“The launch of Swatch is a case study of how to get it right by touching all the right levers at the same time,” said Pedro Simko, chairman of Saatchi & Saatchi Switzerland.

Hayek radically changed watch marketing with a consumer-focused approach, he added.

“In 1983 most marketers had no idea who was buying their products. Long before the internet Hayek said, ‘we should know who we are selling to and bring them together as they have something in common’,”said Simko.

But he wasn’t dogmatic, said Wegelin.

“He didn’t follow marketing theory taught at university, which he was suspicious of,” said the writer, adding that his marketing approach involved a great deal of ‘trial and error’ and money.


To sell Swatch in the test American market the company hired Jacques Irniger, a top marketing director from Colgate-Palmolive. An aggressive advertising campaign created by the McCann Erickson agency in Switzerland used Swatch’s modern, trendy mystique to quickly seize market share.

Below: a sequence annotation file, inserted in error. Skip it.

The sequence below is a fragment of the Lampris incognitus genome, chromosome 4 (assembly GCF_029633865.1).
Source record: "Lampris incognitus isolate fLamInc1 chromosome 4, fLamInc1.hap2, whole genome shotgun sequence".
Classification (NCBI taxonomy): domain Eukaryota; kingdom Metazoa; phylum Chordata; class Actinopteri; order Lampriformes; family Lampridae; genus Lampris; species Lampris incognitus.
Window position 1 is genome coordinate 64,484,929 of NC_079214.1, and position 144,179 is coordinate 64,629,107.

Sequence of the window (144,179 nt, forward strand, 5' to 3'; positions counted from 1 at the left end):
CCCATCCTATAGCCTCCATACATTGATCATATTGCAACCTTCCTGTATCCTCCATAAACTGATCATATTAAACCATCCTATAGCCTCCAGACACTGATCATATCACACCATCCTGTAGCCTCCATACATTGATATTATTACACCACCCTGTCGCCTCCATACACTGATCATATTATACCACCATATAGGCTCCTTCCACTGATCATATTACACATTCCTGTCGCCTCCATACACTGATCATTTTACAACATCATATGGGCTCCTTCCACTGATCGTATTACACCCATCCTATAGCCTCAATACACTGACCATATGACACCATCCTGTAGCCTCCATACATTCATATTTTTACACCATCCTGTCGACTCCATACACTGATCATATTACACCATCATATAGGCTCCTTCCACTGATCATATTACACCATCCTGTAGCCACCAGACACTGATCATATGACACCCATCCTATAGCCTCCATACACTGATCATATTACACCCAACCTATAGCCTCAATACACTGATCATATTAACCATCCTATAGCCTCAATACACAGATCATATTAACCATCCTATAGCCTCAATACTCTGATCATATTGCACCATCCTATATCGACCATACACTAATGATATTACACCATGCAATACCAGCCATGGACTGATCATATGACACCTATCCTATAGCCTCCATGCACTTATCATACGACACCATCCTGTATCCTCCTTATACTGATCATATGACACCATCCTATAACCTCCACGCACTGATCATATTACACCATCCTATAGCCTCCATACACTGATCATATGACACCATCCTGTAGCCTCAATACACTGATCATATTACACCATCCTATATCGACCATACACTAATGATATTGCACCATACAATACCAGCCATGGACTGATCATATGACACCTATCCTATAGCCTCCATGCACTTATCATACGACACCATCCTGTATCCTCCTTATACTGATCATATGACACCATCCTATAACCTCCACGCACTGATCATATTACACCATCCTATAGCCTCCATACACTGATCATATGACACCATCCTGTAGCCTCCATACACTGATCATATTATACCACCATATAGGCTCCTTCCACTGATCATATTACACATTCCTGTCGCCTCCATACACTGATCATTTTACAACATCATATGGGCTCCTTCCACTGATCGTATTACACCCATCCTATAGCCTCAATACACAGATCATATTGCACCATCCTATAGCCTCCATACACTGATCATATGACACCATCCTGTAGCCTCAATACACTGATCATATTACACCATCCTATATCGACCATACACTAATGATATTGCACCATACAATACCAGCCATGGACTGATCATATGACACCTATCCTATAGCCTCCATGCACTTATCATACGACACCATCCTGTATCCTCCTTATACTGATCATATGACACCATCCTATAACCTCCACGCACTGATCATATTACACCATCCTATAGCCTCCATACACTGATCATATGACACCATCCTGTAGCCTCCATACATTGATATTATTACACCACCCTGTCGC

“The US was amazed to find an inexpensive product with brilliant design made in Switzerland. That combination was a goldmine,” said Simko.

Hayek ensured that Swatch messages were driven by a strong brand identity. For its launch in Germany, Japan and Spain, Swatch hung giant 165-metre watches from city skyscrapers.

Sponsorship has been carefully crafted to build on its youthful image. Swatch supports snowboarding, skateboarding, skiing, motocross, beach volleyball and break dancing. It has backed avant-garde musicians, fashion events and art exhibitions, and partnered with artists like Keith Haring.


Brand loyalty and awareness were built via a Swatch members club and have become so strong that limited-edition models are now collector’s items, demanding high prices at auction.

The company also vertically integrated by setting up and running hundreds of Swatch outlets focusing on the travel retail sector.

“A lot of these were Hayek’s ideas,” said Simko. “But this is the downside of Swatch’s success, as in later years the brand has lost some of its glamour. In the consumer’s mind it’s not such a hot product.”